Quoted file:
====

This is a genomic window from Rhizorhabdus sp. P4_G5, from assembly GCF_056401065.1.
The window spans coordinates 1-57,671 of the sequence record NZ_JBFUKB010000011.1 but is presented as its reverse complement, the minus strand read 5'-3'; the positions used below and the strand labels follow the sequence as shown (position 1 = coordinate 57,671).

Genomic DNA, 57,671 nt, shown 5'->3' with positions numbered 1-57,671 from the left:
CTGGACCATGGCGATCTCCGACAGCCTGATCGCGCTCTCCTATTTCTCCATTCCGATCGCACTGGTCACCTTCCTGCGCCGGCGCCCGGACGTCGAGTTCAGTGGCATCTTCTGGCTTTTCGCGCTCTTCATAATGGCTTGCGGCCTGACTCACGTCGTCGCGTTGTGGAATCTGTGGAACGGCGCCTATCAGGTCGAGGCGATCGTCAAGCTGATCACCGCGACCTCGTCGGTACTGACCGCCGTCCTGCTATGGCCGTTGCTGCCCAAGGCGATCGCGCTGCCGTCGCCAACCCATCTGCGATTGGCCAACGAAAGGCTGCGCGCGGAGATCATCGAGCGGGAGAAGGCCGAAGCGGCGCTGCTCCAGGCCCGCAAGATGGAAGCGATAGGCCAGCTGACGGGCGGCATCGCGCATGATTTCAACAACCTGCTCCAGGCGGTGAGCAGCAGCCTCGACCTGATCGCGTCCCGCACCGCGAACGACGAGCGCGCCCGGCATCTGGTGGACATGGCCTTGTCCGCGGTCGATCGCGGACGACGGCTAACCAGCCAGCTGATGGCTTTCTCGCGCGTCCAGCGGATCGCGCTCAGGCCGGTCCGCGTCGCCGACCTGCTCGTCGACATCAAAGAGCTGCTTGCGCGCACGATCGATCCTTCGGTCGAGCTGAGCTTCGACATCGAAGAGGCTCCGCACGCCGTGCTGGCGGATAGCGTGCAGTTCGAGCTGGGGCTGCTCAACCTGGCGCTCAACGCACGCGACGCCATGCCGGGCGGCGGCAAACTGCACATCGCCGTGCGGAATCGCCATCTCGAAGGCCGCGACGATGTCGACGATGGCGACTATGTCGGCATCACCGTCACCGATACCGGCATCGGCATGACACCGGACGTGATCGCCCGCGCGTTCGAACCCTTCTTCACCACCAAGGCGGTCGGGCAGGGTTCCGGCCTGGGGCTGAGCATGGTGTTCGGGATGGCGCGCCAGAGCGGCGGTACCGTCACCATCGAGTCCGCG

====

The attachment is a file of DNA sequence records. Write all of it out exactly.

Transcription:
This is a genomic window from Rhizorhabdus sp. P4_G5, from assembly GCF_056401065.1.
The window spans coordinates 1-57,671 of the sequence record NZ_JBFUKB010000011.1 but is presented as its reverse complement, the minus strand read 5'-3'; the positions used below and the strand labels follow the sequence as shown (position 1 = coordinate 57,671).

Genomic DNA, 57,671 nt, shown 5'->3' with positions numbered 1-57,671 from the left:
CTGGACCATGGCGATCTCCGACAGCCTGATCGCGCTCTCCTATTTCTCCATTCCGATCGCACTGGTCACCTTCCTGCGCCGGCGCCCGGACGTCGAGTTCAGTGGCATCTTCTGGCTTTTCGCGCTCTTCATAATGGCTTGCGGCCTGACTCACGTCGTCGCGTTGTGGAATCTGTGGAACGGCGCCTATCAGGTCGAGGCGATCGTCAAGCTGATCACCGCGACCTCGTCGGTACTGACCGCCGTCCTGCTATGGCCGTTGCTGCCCAAGGCGATCGCGCTGCCGTCGCCAACCCATCTGCGATTGGCCAACGAAAGGCTGCGCGCGGAGATCATCGAGCGGGAGAAGGCCGAAGCGGCGCTGCTCCAGGCCCGCAAGATGGAAGCGATAGGCCAGCTGACGGGCGGCATCGCGCATGATTTCAACAACCTGCTCCAGGCGGTGAGCAGCAGCCTCGACCTGATCGCGTCCCGCACCGCGAACGACGAGCGCGCCCGGCATCTGGTGGACATGGCCTTGTCCGCGGTCGATCGCGGACGACGGCTAACCAGCCAGCTGATGGCTTTCTCGCGCGTCCAGCGGATCGCGCTCAGGCCGGTCCGCGTCGCCGACCTGCTCGTCGACATCAAAGAGCTGCTTGCGCGCACGATCGATCCTTCGGTCGAGCTGAGCTTCGACATCGAAGAGGCTCCGCACGCCGTGCTGGCGGATAGCGTGCAGTTCGAGCTGGGGCTGCTCAACCTGGCGCTCAACGCACGCGACGCCATGCCGGGCGGCGGCAAACTGCACATCGCCGTGCGGAATCGCCATCTCGAAGGCCGCGACGATGTCGACGATGGCGACTATGTCGGCATCACCGTCACCGATACCGGCATCGGCATGACACCGGACGTGATCGCCCGCGCGTTCGAACCCTTCTTCACCACCAAGGCGGTCGGGCAGGGTTCCGGCCTGGGGCTGAGCATGGTGTTCGGGATGGCGCGCCAGAGCGGCGGTACCGTCACCATCGAGTCCGCG